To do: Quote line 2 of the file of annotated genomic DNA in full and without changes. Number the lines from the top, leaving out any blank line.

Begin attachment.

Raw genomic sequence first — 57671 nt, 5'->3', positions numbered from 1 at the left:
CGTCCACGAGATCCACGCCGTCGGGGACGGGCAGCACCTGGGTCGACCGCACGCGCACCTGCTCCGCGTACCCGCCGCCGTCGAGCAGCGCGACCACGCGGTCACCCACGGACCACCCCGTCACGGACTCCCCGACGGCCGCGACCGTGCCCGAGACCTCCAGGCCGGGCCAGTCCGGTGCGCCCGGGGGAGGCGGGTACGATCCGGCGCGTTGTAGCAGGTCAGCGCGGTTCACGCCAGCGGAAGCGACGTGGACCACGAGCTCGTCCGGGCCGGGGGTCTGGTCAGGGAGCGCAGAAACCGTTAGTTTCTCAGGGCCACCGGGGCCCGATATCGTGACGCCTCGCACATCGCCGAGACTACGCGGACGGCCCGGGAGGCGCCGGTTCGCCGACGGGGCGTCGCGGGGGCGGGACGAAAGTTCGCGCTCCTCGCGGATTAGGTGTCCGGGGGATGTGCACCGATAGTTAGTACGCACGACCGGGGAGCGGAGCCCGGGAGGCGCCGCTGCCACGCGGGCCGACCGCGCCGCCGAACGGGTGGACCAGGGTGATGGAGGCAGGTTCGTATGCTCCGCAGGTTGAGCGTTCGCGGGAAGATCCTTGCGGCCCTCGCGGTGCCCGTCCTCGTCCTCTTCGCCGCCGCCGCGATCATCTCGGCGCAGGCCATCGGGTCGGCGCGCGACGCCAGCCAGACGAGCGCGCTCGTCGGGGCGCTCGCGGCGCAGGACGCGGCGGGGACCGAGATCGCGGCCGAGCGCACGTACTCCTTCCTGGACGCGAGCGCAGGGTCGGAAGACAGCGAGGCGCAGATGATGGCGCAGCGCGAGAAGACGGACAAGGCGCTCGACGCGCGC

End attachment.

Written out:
CGTCCACGAGATCCACGCCGTCGGGGACGGGCAGCACCTGGGTCGACCGCACGCGCACCTGCTCCGCGTACCCGCCGCCGTCGAGCAGCGCGACCACGCGGTCACCCACGGACCACCCCGTCACGGACTCCCCGACGGCCGCGACCGTGCCCGAGACCTCCAGGCCGGGCCAGTCCGGTGCGCCCGGGGGAGGCGGGTACGATCCGGCGCGTTGTAGCAGGTCAGCGCGGTTCACGCCAGCGGAAGCGACGTGGACCACGAGCTCGTCCGGGCCGGGGGTCTGGTCAGGGAGCGCAGAAACCGTTAGTTTCTCAGGGCCACCGGGGCCCGATATCGTGACGCCTCGCACATCGCCGAGACTACGCGGACGGCCCGGGAGGCGCCGGTTCGCCGACGGGGCGTCGCGGGGGCGGGACGAAAGTTCGCGCTCCTCGCGGATTAGGTGTCCGGGGGATGTGCACCGATAGTTAGTACGCACGACCGGGGAGCGGAGCCCGGGAGGCGCCGCTGCCACGCGGGCCGACCGCGCCGCCGAACGGGTGGACCAGGGTGATGGAGGCAGGTTCGTATGCTCCGCAGGTTGAGCGTTCGCGGGAAGATCCTTGCGGCCCTCGCGGTGCCCGTCCTCGTCCTCTTCGCCGCCGCCGCGATCATCTCGGCGCAGGCCATCGGGTCGGCGCGCGACGCCAGCCAGACGAGCGCGCTCGTCGGGGCGCTCGCGGCGCAGGACGCGGCGGGGACCGAGATCGCGGCCGAGCGCACGTACTCCTTCCTGGACGCGAGCGCAGGGTCGGAAGACAGCGAGGCGCAGATGATGGCGCAGCGCGAGAAGACGGACAAGGCGCTCGACGCGCGC